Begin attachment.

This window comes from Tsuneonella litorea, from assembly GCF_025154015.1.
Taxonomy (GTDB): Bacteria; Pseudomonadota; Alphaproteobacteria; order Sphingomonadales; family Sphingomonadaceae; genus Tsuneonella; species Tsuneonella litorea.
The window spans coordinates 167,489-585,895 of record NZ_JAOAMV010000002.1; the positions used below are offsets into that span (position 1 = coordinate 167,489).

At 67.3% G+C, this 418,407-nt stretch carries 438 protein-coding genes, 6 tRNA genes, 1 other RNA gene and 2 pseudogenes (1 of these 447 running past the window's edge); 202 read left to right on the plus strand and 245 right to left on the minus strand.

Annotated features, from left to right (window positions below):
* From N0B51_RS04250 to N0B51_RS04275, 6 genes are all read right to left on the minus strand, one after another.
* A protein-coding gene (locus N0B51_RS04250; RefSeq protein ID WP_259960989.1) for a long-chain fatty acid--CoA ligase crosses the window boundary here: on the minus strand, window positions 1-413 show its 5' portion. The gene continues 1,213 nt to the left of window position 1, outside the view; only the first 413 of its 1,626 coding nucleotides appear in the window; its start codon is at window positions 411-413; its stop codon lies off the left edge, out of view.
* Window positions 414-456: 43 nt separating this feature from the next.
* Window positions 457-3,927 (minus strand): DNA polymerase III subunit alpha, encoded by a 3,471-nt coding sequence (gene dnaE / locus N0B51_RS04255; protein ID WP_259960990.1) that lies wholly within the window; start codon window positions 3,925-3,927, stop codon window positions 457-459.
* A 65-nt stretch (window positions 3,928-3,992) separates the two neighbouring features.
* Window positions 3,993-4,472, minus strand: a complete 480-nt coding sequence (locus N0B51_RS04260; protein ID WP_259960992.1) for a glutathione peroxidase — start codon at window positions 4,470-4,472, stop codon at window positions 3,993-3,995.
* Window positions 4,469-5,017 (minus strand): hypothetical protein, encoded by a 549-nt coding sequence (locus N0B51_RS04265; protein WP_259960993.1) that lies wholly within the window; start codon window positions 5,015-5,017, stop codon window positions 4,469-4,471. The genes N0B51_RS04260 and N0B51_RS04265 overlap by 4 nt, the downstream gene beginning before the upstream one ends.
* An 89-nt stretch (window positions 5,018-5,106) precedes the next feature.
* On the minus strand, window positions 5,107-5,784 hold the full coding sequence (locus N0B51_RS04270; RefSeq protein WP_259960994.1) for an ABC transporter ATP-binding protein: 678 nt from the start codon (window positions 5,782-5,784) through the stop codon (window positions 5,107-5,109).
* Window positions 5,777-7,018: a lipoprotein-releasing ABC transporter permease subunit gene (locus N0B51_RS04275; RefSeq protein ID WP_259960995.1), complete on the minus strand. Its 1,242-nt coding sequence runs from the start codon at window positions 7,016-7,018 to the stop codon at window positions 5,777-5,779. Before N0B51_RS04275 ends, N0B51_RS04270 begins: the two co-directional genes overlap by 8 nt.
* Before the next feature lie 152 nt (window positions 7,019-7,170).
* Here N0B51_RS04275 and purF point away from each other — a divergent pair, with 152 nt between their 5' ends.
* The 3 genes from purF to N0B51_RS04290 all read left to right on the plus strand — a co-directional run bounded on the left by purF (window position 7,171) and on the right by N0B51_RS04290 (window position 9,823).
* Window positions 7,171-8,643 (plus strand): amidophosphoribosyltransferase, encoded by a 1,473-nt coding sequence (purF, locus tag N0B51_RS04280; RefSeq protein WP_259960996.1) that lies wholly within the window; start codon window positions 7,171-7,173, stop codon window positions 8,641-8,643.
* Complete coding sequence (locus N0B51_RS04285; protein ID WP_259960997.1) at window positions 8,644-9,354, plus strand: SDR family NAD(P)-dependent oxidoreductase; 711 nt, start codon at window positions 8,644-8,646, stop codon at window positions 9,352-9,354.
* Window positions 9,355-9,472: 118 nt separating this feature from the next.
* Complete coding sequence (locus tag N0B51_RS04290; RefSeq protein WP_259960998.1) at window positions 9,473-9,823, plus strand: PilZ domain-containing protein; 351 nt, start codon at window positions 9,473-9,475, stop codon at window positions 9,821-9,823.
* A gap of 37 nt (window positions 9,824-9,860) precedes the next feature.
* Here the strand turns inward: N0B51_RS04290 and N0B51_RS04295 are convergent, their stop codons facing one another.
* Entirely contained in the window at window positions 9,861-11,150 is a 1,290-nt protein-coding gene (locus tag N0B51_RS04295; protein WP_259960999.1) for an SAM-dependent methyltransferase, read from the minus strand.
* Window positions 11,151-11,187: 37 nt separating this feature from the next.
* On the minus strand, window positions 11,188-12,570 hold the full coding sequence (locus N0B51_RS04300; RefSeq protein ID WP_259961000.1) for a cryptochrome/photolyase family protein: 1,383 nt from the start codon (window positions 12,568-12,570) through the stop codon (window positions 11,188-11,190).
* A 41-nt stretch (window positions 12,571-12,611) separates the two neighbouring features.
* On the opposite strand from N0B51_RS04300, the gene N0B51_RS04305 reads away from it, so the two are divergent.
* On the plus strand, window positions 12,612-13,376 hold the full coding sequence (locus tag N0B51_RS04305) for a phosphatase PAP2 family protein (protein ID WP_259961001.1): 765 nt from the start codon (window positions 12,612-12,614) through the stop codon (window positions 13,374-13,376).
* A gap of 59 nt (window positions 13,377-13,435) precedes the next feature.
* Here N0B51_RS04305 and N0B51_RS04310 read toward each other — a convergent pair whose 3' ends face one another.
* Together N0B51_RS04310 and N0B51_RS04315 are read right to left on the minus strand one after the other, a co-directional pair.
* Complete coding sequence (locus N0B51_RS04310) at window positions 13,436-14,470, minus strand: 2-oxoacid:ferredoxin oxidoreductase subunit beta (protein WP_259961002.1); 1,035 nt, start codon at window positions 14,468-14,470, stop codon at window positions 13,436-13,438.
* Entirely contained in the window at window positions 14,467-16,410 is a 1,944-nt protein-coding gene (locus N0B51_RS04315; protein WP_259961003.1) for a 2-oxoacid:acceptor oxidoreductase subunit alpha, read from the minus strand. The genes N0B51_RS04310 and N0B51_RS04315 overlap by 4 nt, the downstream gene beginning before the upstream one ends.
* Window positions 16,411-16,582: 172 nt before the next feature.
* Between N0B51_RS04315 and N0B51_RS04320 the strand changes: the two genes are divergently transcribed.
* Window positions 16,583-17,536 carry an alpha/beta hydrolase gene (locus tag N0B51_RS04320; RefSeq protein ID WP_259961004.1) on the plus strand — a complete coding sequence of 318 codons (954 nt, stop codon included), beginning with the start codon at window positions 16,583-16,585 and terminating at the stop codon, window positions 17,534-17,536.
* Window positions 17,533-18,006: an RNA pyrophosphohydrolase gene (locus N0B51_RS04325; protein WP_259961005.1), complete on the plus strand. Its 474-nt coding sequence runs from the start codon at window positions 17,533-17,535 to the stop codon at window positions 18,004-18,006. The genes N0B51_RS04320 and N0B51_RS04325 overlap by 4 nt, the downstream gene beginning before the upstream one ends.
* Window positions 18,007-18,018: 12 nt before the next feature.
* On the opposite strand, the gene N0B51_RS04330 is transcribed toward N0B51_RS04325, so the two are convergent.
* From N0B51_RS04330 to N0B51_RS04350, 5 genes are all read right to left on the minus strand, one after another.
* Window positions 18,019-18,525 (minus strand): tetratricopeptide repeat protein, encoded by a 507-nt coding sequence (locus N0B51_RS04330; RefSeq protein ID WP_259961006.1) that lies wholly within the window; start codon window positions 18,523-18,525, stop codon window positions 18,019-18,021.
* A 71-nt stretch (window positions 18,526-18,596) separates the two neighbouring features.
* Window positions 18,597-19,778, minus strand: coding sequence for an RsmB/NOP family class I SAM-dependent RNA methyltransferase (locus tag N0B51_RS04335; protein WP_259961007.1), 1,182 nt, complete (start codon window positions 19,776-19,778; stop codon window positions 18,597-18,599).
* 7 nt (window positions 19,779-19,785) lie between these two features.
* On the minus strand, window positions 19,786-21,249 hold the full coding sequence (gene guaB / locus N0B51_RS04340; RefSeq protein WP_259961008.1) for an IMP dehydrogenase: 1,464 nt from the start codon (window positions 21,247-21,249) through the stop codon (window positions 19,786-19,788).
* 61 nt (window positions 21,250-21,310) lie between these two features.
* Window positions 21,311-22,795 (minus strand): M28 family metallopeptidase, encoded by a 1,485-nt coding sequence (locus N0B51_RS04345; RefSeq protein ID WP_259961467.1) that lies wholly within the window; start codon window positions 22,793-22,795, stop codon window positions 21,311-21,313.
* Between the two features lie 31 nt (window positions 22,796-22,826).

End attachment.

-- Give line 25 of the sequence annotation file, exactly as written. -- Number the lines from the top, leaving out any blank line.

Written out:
* Entirely contained in the window at window positions 9,861-11,150 is a 1,290-nt protein-coding gene (locus tag N0B51_RS04295; protein WP_259960999.1) for an SAM-dependent methyltransferase, read from the minus strand.